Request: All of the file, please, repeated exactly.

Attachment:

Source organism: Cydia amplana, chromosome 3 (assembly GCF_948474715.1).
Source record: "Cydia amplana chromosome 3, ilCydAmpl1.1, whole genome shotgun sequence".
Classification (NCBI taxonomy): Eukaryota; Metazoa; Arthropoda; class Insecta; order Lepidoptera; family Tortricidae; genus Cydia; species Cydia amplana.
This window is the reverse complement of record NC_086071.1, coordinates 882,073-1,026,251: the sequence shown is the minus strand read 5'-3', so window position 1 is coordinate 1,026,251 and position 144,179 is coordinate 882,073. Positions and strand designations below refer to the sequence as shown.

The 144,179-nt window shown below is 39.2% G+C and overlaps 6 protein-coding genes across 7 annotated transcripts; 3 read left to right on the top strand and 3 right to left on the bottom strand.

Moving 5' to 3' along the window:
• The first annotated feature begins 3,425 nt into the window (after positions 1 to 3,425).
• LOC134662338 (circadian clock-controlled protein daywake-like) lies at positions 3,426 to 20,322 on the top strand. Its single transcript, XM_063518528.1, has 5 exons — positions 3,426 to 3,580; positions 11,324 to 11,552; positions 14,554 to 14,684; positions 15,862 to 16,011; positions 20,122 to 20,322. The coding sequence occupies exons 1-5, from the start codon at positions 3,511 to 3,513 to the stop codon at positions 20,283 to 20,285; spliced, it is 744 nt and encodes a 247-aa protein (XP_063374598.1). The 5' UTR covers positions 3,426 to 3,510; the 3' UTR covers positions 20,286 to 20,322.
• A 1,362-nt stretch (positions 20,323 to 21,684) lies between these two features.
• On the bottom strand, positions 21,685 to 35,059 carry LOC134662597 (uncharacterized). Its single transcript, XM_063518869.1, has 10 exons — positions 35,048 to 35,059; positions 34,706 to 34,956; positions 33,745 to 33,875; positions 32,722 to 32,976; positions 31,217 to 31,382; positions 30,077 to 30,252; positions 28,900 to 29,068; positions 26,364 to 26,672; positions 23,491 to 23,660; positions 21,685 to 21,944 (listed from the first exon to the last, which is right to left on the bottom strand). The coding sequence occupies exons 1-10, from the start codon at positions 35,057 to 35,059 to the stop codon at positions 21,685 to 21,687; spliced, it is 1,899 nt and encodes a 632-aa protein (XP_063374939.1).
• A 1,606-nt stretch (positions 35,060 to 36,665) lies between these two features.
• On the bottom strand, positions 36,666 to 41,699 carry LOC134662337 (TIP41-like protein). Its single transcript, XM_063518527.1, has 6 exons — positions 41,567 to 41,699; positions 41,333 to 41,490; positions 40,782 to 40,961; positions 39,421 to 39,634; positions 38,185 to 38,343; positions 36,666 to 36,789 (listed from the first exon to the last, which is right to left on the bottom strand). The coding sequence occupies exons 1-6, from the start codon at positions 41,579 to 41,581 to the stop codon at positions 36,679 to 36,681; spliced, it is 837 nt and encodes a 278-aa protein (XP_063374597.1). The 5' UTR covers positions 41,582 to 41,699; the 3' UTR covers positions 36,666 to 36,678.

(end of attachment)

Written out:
Source organism: Cydia amplana, chromosome 3 (assembly GCF_948474715.1).
Source record: "Cydia amplana chromosome 3, ilCydAmpl1.1, whole genome shotgun sequence".
Classification (NCBI taxonomy): Eukaryota; Metazoa; Arthropoda; class Insecta; order Lepidoptera; family Tortricidae; genus Cydia; species Cydia amplana.
This window is the reverse complement of record NC_086071.1, coordinates 882,073-1,026,251: the sequence shown is the minus strand read 5'-3', so window position 1 is coordinate 1,026,251 and position 144,179 is coordinate 882,073. Positions and strand designations below refer to the sequence as shown.

The 144,179-nt window shown below is 39.2% G+C and overlaps 6 protein-coding genes across 7 annotated transcripts; 3 read left to right on the top strand and 3 right to left on the bottom strand.

Moving 5' to 3' along the window:
• The first annotated feature begins 3,425 nt into the window (after positions 1 to 3,425).
• LOC134662338 (circadian clock-controlled protein daywake-like) lies at positions 3,426 to 20,322 on the top strand. Its single transcript, XM_063518528.1, has 5 exons — positions 3,426 to 3,580; positions 11,324 to 11,552; positions 14,554 to 14,684; positions 15,862 to 16,011; positions 20,122 to 20,322. The coding sequence occupies exons 1-5, from the start codon at positions 3,511 to 3,513 to the stop codon at positions 20,283 to 20,285; spliced, it is 744 nt and encodes a 247-aa protein (XP_063374598.1). The 5' UTR covers positions 3,426 to 3,510; the 3' UTR covers positions 20,286 to 20,322.
• A 1,362-nt stretch (positions 20,323 to 21,684) lies between these two features.
• On the bottom strand, positions 21,685 to 35,059 carry LOC134662597 (uncharacterized). Its single transcript, XM_063518869.1, has 10 exons — positions 35,048 to 35,059; positions 34,706 to 34,956; positions 33,745 to 33,875; positions 32,722 to 32,976; positions 31,217 to 31,382; positions 30,077 to 30,252; positions 28,900 to 29,068; positions 26,364 to 26,672; positions 23,491 to 23,660; positions 21,685 to 21,944 (listed from the first exon to the last, which is right to left on the bottom strand). The coding sequence occupies exons 1-10, from the start codon at positions 35,057 to 35,059 to the stop codon at positions 21,685 to 21,687; spliced, it is 1,899 nt and encodes a 632-aa protein (XP_063374939.1).
• A 1,606-nt stretch (positions 35,060 to 36,665) lies between these two features.
• On the bottom strand, positions 36,666 to 41,699 carry LOC134662337 (TIP41-like protein). Its single transcript, XM_063518527.1, has 6 exons — positions 41,567 to 41,699; positions 41,333 to 41,490; positions 40,782 to 40,961; positions 39,421 to 39,634; positions 38,185 to 38,343; positions 36,666 to 36,789 (listed from the first exon to the last, which is right to left on the bottom strand). The coding sequence occupies exons 1-6, from the start codon at positions 41,579 to 41,581 to the stop codon at positions 36,679 to 36,681; spliced, it is 837 nt and encodes a 278-aa protein (XP_063374597.1). The 5' UTR covers positions 41,582 to 41,699; the 3' UTR covers positions 36,666 to 36,678.